Romanian alphabet

The Romanian alphabet is a modification of the Latin alphabet and consists of 31 letters:[1]

Letter Name
A, a a
Ă, ă ă
Â, â â din a
B, b be
C, c ce
D, d de
E, e e
F, f fe / ef
Letter Name
G, g ghe / ge
H, h ha / haş
I, i i
Î, î î din i
J, j je
K, k ka / kapa
L, l le / el
M, m me / em
Letter Name
N, n ne / en
O, o o
P, p pe
Q, q kü / chiu
R, r re / er
S, s se / es
Ș, ș / Ş, ş șe / şe
T, t te
Letter Name
Ț, ț / Ţ, ţ țe / ţe
U, u u
V, v ve
W, w dublu ve
X, x ics
Y, y igrec / i grec
Z, z ze / zet

The letters Q (read or chiu), W (dublu ve), and Y (igrec or i grec) were officially introduced in the Romanian alphabet in 1982, although they had been used earlier. They occur only in foreign words, such as quasar, watt, and yacht. The letter K, although relatively older, is rarely used and is still perceived as foreign due to the fact that it appears only in proper names and in international neologisms such as kilogram, broker, karate.[2]

In cases where the word is a direct borrowing having diacritical marks not present in the above alphabet, official spelling tends to favor their use (München, Angoulême etc., as opposed to the use of Istanbul over İstanbul).

Letters and their pronunciation

Romanian spelling is mostly phonetic. The table below gives the correspondence between letters and sounds. Some of the letters have several possible readings, even if allophones are not taken into account. When vowels /i/, /u/, /e/, and /o/ are changed into their corresponding semivowels, this is not marked in writing. Letters K, Q, W, and Y appear only in foreign borrowings; the pronunciation of W and Y depends on the origin of the word they appear in.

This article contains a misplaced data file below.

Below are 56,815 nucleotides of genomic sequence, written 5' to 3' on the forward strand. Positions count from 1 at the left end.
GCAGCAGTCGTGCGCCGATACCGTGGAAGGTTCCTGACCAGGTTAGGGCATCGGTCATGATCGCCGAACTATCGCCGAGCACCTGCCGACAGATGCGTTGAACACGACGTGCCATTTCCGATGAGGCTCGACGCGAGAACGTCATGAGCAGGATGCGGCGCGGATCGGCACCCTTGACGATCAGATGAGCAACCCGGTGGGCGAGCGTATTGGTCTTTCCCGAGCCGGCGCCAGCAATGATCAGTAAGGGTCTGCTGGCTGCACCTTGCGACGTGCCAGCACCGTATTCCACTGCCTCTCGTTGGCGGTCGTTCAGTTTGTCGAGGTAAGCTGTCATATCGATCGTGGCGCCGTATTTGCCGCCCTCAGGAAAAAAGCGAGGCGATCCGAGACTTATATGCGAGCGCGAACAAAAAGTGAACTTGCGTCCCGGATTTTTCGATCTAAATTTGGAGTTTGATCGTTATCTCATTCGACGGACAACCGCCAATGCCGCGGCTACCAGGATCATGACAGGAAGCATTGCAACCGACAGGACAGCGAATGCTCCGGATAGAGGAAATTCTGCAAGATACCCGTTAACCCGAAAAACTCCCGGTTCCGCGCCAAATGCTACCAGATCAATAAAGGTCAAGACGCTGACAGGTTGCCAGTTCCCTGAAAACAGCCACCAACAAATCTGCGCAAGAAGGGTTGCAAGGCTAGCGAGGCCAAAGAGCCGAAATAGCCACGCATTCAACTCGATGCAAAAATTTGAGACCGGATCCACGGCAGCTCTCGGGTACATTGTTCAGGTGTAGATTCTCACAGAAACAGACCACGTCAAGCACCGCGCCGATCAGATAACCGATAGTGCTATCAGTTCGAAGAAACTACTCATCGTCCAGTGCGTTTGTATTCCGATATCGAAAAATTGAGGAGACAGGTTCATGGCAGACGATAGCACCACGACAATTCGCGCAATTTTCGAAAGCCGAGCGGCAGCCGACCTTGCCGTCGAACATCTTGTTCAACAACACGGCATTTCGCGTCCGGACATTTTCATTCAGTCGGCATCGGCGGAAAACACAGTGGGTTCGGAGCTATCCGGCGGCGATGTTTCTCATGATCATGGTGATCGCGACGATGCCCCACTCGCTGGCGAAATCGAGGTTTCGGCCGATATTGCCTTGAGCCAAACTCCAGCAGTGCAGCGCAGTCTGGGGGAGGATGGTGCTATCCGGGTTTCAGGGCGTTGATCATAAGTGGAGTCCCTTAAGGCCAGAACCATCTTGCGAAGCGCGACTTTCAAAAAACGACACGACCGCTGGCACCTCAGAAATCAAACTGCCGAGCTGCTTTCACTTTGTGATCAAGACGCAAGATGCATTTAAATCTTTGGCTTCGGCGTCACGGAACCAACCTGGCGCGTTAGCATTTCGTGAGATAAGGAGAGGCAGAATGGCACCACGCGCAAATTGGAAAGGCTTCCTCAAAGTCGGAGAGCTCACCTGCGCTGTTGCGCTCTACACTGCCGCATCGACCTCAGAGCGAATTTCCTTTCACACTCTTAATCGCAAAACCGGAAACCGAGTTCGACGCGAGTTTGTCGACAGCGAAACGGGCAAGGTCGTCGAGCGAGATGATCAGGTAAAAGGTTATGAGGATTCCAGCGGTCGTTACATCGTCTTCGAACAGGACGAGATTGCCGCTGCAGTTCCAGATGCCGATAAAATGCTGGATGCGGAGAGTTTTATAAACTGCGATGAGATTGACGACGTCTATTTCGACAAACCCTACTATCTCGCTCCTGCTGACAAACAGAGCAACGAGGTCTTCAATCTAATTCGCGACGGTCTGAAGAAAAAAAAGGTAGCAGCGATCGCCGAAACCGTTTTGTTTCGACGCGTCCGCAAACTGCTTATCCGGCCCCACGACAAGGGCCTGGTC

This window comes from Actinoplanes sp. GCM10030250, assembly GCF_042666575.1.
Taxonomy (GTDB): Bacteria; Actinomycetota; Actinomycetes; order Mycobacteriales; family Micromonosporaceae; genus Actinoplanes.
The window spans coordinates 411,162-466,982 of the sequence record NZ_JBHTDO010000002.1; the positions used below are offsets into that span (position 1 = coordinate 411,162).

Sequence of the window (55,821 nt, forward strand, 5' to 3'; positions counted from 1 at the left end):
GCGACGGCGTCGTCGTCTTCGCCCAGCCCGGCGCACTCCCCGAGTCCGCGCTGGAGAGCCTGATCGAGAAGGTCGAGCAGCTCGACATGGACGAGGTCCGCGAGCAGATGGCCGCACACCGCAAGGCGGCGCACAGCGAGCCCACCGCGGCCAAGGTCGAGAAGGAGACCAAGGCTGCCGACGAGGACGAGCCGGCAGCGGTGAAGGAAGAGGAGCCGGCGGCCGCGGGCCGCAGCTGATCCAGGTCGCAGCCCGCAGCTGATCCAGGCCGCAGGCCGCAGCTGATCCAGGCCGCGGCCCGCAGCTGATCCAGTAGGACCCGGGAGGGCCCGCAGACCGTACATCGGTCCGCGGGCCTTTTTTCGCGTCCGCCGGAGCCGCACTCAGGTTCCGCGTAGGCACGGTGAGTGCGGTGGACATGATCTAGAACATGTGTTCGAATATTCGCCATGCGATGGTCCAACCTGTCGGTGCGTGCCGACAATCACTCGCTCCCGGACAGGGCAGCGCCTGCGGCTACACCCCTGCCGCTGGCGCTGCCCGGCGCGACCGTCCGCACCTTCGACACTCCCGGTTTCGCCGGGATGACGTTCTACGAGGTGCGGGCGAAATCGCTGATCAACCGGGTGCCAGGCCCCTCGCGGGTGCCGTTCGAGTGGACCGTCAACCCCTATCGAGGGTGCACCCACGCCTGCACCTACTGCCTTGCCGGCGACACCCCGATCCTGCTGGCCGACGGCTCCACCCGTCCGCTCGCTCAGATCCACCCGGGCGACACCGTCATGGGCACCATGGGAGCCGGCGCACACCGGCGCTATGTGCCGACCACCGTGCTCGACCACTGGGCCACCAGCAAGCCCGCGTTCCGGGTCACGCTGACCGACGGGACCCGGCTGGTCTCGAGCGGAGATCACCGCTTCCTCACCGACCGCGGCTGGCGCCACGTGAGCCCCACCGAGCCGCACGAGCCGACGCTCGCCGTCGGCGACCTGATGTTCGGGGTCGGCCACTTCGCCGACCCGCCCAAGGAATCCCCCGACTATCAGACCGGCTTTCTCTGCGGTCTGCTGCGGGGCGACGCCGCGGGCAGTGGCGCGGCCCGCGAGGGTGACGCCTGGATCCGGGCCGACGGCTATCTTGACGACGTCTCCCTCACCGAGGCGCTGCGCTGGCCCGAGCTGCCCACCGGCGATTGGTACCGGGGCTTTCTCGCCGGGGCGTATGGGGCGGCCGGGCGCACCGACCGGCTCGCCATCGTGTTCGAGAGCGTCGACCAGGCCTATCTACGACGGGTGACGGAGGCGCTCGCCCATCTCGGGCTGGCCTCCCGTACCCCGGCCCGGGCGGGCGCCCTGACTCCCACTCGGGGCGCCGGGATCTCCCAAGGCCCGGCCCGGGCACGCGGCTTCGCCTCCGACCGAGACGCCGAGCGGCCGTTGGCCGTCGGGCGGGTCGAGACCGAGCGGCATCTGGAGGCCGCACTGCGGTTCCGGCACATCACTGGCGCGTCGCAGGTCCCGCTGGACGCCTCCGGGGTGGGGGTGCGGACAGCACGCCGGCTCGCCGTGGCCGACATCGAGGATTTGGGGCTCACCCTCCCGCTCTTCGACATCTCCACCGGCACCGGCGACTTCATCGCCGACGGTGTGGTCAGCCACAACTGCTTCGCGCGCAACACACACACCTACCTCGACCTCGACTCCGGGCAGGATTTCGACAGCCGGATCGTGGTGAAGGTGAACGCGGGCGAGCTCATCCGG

Letter Phoneme Approximate pronunciation
A a /a/ a in "father"
Ă ă (a with breve) /ə/ a in "above"
 â (a with circumflex) /ɨ/ the close central unrounded vowel as heard, for example, in the last syllable of the word roses for some English speakers
B b /b/ b in "ball"
C c /k/ c in "cat"
/tʃ/ ch in "chimpanzee" — if c appears before letters e or i
D d /d/ d in "door"
E e /e/ e in "merry"
/e̯/ (semivocalic /e/)
/je/ ye in "yes" — in a few old words with initial e: este, el etc.[3]
F f /f/ f in "flag"
G g /ɡ/ g in "goat"
/dʒ/ g in "general" or "giraffe" — if g appears before letters e or i
H h /h/ h in "house"
(mute) no pronunciation if h appears between letters c or g and e or i (che, chi, ghe, ghi)
I i /i/ i in "machine"
/j/ y in "yes"
/ʲ/ (palatalization)
Î î (i with circumflex) /ɨ/ Identical to Â, see above
J j /ʒ/ s in "treasure"
K k /k/ c in "scan"
L l /l/ l in "lamp"
M m /m/ m in "mouth"
N n /n/ n in "north"
O o /o/ o in "floor"
/o̯/ (semivocalic /o/)
P p /p/ p in "spot"
Q q /k/ k in "kettle"
R r /r/ alveolar trill or tap
S s /s/ s in "song"
Ș ș (s with comma* /ʃ/ s in "sugar"
T t /t/ t in "stone"
Ț ț (t with comma* /ts/ zz in "pizza" but with considerable emphasis on the "ss"
U u /u/ u in "group"
/w/ w in "cow"
V v /v/ v in "vision"
W w /v/ v in "vision"
/w/ w in "west"
/u/ oo in "spoon"
X x /ks/ x in "six"
/ɡz/ x in "example"
Y y /j/ y in "yes"
/i/ i in "machine"
Z z /z/ z in "zipper"

* See Comma-below (ș and ț) versus cedilla (ş and ţ).

Special letters

Romanian does not use accents. In the sense of diacritics as being signs added to letters to alter their pronunciation or to make distinction between words, the Romanian alphabet does not have diacritics. There are, however, five special letters in the Romanian alphabet (associated with four different sounds), formed by modifying other Latin letters; strictly speaking they are not diacritics, but are generally referred to as such.

The letter â is used exclusively in the middle of words; its majuscule version appears only in all-capitals inscriptions.

Writing letters ș and ț with a cedilla instead of a comma is considered incorrect by the Romanian Academy. Actual Romanian writings, including books created to teach children to write, treat the comma and cedilla as a variation in font. See Unicode and HTML below.

Î versus Â

The letters î and â are phonetically and functionally identical. The reason for using both of them is historical, denoting the language's Latin origin.